AC-couple analog signals without a dc bias source

-February 03, 2000

A conventional ac-coupling circuit in a single-supply system comprises a series capacitor and a shunt resistor to ground. Unfortunately, the negative peaks of the input signal can exceed the -0.3V input operating-range limits of an ADC, such as the LTC1402 serial 12-bit sampling ADC. To avoid going below ground, the circuit must return the shunt input resistor to a midsupply voltage source. This problem is classic with all single-supply ADCs. You can use fully differential analog inputs, such as those of the LTC1402 2.2M-sample/sec, 12-bit, serial ADC, to ac-couple an analog signal without this midsupply bias voltage.

The ADC inputs derive the common-mode dc operating voltage directly from the input signal. The circuit has two requirements: The analog input signal must remain between 0V and the 5V supply voltage, and the ac transients must remain below the ±2V bipolar input range of the ADC. In Figure 1a, R1 and the grounded C1 at the AIN- input of the ADC cancel the low-frequency signals and provide the basic ac-coupling function. R2 and its shunt capacitor, C2, at the ADC's AIN+ input cancel the sampling current bias offset. The optional C3-R3 46-MHz lowpass network isolates the ADC input from sampling-glitch-sensitive circuitry.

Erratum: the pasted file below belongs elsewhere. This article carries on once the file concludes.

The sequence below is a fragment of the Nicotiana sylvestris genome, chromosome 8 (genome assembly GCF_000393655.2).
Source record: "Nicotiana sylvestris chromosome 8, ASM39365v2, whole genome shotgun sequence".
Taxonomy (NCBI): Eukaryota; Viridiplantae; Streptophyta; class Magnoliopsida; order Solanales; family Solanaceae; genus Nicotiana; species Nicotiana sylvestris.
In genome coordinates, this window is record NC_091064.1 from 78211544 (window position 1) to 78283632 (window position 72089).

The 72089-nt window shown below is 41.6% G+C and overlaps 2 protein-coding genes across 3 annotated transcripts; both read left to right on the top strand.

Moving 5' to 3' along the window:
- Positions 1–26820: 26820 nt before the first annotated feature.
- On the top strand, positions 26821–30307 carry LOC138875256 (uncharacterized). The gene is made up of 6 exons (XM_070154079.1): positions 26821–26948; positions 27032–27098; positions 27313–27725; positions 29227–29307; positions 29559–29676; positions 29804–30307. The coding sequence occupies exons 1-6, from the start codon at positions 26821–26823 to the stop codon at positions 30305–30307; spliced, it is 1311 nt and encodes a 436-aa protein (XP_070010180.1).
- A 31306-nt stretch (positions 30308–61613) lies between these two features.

The frequency response for the values in the circuit has a low-cutoff pole at 1 kHz and low-frequency stopband rejection in excess of -60 dB, as set by the common-mode-rejection specification of the ADC, independent of RC-component-match accuracy (Figure 1b). The LTC1402 accepts wide bandwidth, full-scale, 4V p-p signals as great as 80 MHz. This ac-coupling circuit adds no distortion to the input signal. You can couple a 1.1-MHz Nyquist frequency sine wave into the ADC while keeping the THD below -82 dB.(DI #2479)

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